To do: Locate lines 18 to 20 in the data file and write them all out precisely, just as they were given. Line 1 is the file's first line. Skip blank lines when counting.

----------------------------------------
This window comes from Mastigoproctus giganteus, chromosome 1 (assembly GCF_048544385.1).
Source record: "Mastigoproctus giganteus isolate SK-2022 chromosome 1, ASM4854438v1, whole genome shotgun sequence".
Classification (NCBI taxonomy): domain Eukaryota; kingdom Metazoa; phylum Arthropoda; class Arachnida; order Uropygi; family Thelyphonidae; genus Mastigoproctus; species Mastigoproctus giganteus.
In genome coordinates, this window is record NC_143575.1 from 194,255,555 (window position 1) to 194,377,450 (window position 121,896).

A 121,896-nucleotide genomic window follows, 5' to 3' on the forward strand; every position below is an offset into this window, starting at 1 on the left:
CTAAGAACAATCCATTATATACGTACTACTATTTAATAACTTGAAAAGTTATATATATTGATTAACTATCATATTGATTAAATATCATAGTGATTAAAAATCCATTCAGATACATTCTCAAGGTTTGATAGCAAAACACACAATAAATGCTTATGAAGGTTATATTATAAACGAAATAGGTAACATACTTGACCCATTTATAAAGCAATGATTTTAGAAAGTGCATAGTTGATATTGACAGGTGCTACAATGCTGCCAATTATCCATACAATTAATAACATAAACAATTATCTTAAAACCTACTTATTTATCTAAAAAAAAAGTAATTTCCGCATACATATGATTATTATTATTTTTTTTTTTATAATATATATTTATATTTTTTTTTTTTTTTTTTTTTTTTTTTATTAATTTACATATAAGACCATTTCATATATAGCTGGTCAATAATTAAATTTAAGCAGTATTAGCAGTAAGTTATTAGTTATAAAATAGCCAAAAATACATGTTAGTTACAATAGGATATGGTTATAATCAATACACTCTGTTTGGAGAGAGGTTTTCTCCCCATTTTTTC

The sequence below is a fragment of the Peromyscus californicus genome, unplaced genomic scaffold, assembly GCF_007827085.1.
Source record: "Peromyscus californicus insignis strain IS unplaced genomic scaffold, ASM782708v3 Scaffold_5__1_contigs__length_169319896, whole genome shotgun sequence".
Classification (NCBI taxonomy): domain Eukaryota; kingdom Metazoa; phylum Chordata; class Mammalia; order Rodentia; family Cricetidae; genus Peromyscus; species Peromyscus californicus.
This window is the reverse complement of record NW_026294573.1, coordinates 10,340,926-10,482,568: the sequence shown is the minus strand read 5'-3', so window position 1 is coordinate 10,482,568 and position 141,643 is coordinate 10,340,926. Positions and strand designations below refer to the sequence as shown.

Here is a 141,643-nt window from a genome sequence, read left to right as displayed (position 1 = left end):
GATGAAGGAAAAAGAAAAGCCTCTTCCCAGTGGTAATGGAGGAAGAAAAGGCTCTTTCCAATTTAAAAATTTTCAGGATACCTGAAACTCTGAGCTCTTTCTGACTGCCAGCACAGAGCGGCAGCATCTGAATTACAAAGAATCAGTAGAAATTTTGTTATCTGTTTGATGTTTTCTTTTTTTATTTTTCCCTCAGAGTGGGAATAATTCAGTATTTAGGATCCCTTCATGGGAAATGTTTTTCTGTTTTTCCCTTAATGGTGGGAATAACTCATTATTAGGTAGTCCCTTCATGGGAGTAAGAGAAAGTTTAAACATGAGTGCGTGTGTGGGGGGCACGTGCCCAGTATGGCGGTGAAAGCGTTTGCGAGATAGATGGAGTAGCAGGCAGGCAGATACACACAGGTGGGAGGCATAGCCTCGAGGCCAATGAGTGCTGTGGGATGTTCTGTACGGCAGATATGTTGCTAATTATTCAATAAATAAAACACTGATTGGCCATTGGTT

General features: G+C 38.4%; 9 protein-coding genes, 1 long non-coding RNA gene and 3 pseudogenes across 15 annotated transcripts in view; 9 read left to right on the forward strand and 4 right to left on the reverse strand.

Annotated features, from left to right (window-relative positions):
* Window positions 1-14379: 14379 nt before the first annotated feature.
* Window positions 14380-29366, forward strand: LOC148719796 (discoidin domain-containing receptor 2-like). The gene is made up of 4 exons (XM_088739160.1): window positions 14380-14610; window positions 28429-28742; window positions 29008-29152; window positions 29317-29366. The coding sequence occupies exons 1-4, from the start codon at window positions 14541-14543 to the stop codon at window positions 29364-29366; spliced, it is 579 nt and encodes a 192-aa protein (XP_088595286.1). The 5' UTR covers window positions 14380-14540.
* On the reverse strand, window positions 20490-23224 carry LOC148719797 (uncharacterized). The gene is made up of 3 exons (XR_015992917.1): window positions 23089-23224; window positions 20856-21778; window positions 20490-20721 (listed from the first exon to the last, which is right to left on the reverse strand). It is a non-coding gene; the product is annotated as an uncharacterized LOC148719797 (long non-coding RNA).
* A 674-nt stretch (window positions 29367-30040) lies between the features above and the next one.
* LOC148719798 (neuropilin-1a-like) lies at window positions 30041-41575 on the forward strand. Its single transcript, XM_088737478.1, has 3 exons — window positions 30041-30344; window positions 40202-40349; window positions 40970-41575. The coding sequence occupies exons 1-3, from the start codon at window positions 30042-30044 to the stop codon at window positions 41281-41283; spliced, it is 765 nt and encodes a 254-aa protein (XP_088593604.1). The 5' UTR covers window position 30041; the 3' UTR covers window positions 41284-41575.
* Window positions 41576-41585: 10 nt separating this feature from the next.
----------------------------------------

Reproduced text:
* A 674-nt stretch (window positions 29367-30040) lies between the features above and the next one.
* LOC148719798 (neuropilin-1a-like) lies at window positions 30041-41575 on the forward strand. Its single transcript, XM_088737478.1, has 3 exons — window positions 30041-30344; window positions 40202-40349; window positions 40970-41575. The coding sequence occupies exons 1-3, from the start codon at window positions 30042-30044 to the stop codon at window positions 41281-41283; spliced, it is 765 nt and encodes a 254-aa protein (XP_088593604.1). The 5' UTR covers window position 30041; the 3' UTR covers window positions 41284-41575.
* Window positions 41576-41585: 10 nt separating this feature from the next.